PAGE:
To assist in troubleshooting, I wanted to generate JWT (Javascript Web Tokens) on-the-fly with bash.

It was the easiest way (I thought) to be able to test various conditions like malformed Javascript headers, payloads, mismatching algorithms, and various other edge cases to see how my server would respond.

This nginx blog post and this superuser post were very helpful in getting my script working.

For most people, you might find that the interactive debugger available at is actually a much better way to generate JWTs. You can click that link and live edit either the generated token on the left, or the content on the right. It’s very nice and simple.

However, since I already spent all this time and energy to do it in bash, I wanted to share my results.

Edit the SECRET, HEADER, and PAYLOAD in this script as needed.

You must have jq and openssl installed for this to work.

This will only generate JWTs with HMAC signing using SHA256. I’ve seen this signing referred to as both HS256 and HMACSHA256.

#!/usr/bin/env bash

set -euo pipefail

    "typ": "JWT",
    "alg": "HS256",
    "kid": "0001",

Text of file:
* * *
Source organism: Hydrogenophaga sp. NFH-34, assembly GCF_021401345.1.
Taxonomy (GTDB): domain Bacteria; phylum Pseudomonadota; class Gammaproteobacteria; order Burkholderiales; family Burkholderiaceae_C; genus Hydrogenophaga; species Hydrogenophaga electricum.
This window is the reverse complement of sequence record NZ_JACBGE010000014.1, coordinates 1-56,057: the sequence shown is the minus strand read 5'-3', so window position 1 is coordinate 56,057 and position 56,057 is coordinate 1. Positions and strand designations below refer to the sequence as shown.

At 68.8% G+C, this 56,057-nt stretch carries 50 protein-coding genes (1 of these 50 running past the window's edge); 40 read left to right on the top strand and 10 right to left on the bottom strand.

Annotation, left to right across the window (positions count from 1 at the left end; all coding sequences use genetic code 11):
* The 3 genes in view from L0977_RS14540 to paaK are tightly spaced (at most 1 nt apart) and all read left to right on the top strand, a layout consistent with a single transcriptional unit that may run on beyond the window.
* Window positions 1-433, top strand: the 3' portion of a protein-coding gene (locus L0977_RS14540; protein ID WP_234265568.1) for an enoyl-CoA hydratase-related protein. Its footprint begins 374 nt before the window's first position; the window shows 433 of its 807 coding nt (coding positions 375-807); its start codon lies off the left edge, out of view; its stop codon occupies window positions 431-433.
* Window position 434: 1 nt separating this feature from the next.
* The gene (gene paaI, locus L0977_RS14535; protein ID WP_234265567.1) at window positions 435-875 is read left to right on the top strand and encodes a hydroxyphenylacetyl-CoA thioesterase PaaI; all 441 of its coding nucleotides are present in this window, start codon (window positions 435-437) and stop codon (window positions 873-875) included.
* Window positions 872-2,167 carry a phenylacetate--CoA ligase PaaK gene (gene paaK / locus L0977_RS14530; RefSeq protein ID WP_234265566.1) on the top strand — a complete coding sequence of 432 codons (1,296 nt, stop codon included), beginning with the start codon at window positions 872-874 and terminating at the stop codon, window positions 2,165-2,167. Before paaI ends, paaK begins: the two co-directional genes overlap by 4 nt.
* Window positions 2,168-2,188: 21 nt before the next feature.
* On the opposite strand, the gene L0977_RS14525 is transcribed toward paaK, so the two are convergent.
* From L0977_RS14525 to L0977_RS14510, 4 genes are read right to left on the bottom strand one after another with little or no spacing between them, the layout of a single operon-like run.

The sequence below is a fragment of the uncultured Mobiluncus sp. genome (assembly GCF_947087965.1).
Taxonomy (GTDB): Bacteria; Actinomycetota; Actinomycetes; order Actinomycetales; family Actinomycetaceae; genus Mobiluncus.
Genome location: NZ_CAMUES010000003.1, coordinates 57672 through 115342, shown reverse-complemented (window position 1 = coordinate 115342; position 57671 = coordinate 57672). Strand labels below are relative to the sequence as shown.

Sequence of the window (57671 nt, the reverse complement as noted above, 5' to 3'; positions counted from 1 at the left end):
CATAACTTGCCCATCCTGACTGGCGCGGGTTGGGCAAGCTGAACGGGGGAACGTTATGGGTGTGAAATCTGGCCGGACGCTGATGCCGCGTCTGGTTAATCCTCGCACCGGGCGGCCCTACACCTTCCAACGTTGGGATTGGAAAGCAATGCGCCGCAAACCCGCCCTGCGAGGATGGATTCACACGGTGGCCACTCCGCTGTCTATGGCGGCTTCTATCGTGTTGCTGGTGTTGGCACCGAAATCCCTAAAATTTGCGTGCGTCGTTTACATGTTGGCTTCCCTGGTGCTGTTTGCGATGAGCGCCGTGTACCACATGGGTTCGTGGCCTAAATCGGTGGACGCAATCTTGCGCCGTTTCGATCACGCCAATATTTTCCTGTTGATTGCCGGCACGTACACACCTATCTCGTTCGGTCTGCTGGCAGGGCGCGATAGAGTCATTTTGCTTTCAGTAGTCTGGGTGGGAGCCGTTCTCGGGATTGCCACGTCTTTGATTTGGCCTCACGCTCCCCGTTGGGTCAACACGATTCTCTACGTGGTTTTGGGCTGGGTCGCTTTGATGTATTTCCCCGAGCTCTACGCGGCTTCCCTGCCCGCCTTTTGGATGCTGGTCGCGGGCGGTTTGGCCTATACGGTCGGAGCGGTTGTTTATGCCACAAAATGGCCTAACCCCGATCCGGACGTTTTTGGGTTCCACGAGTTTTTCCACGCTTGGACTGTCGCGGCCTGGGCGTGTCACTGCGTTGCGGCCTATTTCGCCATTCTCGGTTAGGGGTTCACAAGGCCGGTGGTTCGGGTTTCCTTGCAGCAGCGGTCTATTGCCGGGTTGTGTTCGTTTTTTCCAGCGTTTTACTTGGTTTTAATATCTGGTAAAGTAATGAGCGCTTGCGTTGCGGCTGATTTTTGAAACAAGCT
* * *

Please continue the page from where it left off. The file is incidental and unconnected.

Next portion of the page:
"iss": "Bash JWT Generator",
    "exp": '$(($(date +%s)+1))',
    "iat": '$(date +%s)'
    "Id": 1,
    "Name": "hey there"

function base64_encode()
    declare INPUT=${1:-$(</dev/stdin)};
    echo -n "$INPUT" | openssl enc -base64 | tr '+\/' '-_' | tr -d '=' | tr -d '\r\n'

# For some reason, probably bash-related, JSON that terminates with an integer
# must be compacted. So it must be something like `{"userId":1}` or else the
# signing gets screwed up. Weird, but using `jq -c` works to fix that.
function json() {
    declare INPUT=${1:-$(</dev/stdin)};
    echo -n "$INPUT" | jq -c .

function hmacsha256_sign()
    declare INPUT=${1:-$(</dev/stdin)};
    echo -n "$INPUT" | openssl dgst -binary -sha256 -hmac "${SECRET}"

HEADER_BASE64=$(echo "${HEADER}" | json | base64_encode)
PAYLOAD_BASE64=$(echo "${PAYLOAD}" | json | base64_encode)

SIGNATURE=$(echo "${HEADER_PAYLOAD}" | hmacsha256_sign | base64_encode)


Running the script should generate an encoded JWT that looks like this.


You can use the JWT Debugger to verify the string is valid and properly signed.